So, um, what are we looking at?


Some of my relatives from Vancouver, British Columbia enjoy going on cruises. During one cruise along the Alaska coast, they found a large number of passengers gathered on the viewing deck and gazing toward the shore in awe and amazement.

My relatives looked out toward shore but couldn't identify what it was that drew everyone's attention. Was something interesting happening on shore? Was there a whale in the ocean?

After failing to identify the source of the awe and amazement, one of them asked one of the awe-filled passengers, "So, um, what are we looking at?"

The other passenger replied, "Why, the snow-covered mountains, of course. Aren't they gorgeous?"

My relatives were less impressed, because they live in Vancouver, where a view of snow-covered mountains is what you get every winter.

They surmised that most of the people on the cruise are from parts of the world where they don't get a view of snow-capped mountains on their daily commute.

I'll be on my first cruise next week. The blog will be running on autopilot. This means that I won't be around to approve comments manually. Only comments from validated users who have previously commented on the blog will get through automatically.

Comments (11)

  1. morlamweb says:

    I have a similar feeling regarding leaf-peeping season (when the leaves of deciduous trees change colors from green to yellow to orange and red). It’s apparently a popular thing to do in the autumn season of the Northern hemisphere. I don’t understand it. I get to look at the leaves every day from my house and on my daily ride to the office. I don’t understand the appeal of driving hours out of my way to see them.

  2. Brian says:

    I don’t imagine there’s much in the way of snow-covered mountains in mid-October. Most/all of last year’s snow will have melted, and this year’s snow (if any) will be pretty meagre.

    If you wanted something to illustrate “parts of the world where they don’t get a view of snow-capped mountains on their daily commute”, you should have shown something like my commute here in Dallas – no snow, no mountains, not really any hills.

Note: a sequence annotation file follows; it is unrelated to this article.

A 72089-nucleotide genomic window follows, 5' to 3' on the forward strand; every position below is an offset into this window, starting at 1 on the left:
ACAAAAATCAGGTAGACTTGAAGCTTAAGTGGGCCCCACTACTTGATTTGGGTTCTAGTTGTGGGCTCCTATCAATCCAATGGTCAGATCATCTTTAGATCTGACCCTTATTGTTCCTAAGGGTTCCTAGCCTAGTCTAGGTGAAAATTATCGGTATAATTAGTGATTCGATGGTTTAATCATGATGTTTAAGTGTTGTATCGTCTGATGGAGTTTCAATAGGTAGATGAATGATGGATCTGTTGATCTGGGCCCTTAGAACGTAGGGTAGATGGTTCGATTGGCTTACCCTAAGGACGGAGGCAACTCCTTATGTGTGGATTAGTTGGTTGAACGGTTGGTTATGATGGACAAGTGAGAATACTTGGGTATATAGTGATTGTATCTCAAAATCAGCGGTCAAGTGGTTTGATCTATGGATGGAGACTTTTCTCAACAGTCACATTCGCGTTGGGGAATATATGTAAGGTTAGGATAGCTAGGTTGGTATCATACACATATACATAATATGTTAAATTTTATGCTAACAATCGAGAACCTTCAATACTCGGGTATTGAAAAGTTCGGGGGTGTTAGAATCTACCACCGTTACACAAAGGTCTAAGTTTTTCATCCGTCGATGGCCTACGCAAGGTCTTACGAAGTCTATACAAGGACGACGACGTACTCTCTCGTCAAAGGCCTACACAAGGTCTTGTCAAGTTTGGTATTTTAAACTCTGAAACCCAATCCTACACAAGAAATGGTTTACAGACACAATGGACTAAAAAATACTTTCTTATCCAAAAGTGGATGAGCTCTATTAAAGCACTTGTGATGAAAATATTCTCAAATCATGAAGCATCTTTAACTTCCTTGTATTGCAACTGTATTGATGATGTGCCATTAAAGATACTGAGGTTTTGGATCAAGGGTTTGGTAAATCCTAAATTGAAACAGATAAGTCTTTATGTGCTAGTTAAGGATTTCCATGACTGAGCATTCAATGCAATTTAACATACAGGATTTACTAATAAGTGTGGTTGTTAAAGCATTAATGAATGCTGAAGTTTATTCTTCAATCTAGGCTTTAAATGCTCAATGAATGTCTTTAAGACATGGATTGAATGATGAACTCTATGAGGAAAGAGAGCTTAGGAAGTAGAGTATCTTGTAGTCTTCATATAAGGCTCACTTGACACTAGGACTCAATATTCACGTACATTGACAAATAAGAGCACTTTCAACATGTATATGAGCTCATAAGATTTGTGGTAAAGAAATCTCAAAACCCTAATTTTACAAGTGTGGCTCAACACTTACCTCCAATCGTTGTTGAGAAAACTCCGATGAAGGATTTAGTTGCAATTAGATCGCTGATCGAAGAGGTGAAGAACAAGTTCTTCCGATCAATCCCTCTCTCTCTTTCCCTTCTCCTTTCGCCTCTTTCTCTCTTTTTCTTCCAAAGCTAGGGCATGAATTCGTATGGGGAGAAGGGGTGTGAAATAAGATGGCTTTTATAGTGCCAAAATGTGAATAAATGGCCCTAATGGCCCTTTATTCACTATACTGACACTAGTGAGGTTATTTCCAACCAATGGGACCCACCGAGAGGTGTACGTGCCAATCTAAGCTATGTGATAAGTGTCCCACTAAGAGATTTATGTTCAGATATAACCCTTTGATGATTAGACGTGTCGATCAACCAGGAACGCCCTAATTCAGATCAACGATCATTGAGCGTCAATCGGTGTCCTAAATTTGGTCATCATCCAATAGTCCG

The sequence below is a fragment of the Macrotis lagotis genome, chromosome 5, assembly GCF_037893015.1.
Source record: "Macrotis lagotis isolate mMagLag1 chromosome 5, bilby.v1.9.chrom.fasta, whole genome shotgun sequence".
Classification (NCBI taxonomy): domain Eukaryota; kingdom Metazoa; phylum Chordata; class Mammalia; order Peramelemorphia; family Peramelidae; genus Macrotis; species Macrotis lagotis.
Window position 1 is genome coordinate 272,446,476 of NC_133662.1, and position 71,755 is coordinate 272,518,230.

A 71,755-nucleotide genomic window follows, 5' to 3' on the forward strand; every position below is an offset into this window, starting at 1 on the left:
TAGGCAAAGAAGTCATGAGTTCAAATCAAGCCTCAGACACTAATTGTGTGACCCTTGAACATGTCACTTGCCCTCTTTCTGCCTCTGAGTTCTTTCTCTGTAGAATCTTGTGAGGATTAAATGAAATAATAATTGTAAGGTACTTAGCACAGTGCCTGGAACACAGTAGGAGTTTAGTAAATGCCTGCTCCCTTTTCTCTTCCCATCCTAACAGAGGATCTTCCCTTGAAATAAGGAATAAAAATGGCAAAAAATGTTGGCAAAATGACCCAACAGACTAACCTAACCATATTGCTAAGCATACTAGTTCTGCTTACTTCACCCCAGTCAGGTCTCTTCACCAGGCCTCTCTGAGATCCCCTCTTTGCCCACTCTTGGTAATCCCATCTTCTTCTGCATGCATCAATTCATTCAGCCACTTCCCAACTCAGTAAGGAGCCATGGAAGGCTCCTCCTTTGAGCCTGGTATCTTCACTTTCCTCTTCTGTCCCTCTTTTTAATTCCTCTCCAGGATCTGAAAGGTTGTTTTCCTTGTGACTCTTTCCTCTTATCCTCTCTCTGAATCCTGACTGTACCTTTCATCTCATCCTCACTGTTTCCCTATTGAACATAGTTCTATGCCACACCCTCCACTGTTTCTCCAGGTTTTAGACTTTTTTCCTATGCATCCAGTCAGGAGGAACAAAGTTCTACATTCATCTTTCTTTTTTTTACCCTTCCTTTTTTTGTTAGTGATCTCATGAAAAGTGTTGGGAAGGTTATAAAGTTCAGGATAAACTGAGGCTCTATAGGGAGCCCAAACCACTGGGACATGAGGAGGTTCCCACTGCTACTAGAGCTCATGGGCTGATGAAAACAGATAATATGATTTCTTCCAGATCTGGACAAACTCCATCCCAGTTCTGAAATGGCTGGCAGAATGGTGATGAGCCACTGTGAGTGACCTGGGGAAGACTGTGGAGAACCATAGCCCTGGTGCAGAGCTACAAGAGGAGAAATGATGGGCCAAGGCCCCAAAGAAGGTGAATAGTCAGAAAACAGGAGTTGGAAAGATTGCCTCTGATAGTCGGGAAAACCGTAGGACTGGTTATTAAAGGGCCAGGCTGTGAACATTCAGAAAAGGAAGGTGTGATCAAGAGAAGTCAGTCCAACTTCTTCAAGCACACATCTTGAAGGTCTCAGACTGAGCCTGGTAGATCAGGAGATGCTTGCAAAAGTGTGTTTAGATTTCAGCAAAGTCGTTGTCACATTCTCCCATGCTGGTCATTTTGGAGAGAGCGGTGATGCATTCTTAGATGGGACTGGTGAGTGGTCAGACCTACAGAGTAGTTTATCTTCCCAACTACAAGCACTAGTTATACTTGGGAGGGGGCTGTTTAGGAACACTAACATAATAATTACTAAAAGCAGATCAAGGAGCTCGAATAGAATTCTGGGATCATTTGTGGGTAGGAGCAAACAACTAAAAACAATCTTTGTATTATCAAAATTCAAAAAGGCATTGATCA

1. R P (MSFT) says:

      Mt. Rainier and Mt. Baker (both visible on my commute if the weather is cooperative) have year-round snow, and I was noticing last night (also on my commute) that the higher peaks of the Stevens Pass region of the Cascades appear to be accumulating some snow again already.

    2. DWalker07 says:

      Maybe there’s not much snow in Dallas, but I lived there through more than once ice storm. I think there was SOME snow mixed in with the ice.

  3. 12BitSlab says:

    Raymond, enjoy the cruise. Mrs. 12BitSlab and I have been on many cruises — probably about 40. It is a great way to get away from the phone, voice mail, email, etc. Sometimes being completely disconnected is a vacation unto itself.

  4. Timothy Byrd says:

    Hope you have a great time – will it be an Alaska cruise like your relatives took? Or something in the Baltic Sea so you can practice your various viking languages…
    https://blogs.msdn.microsoft.com/oldnewthing/20180309-01/?p=98205

  5. viila says:

    No matter how extraordinary, there is always someone for whom that is just Tuesday. For me that experience is snow and the midnight Sun. Living in Finland we get snow every year, and during midsummer we have nights that are never dark. For me those are yearly experiences, but there are people who will never have seen either in their lives.

    It wasn’t that long ago in history that most people didn’t travel, ever. With our modern perspective, it is odd to think that for many people throughout human history, even something as common as the sea would be outside their personal experience if they didn’t happen to live in a coastal region.

    1. pmbAustin says:

      I was 30 years old before I ever saw the ocean. I’ve seen it many, many times since, but it was an amazing experience that first time.

  6. cheong00 says:

    Possibly like aurora. Most of us would got awe-filled when we see it, but those who frequently travel between American-Asian night plane would be less amused when seeing it.

  7. mvadu says:

    Have a nice time off Raymond.. My first cruise is still “the” best of my vacation memories..

  8. BZ says:

    I’ve seen plenty of snow cover, but real mountains only in passing, mostly just hills, and nothing tall enough to have snow cover in the summer. Still, I would appreciate a beautiful view whether I see it all the time or not. I go to the same places in the Poconos during the summer every year, and haven’t gotten tired of the waterfalls. Though I guess if I lived there and so them every day it would desnsitize me somewhat.

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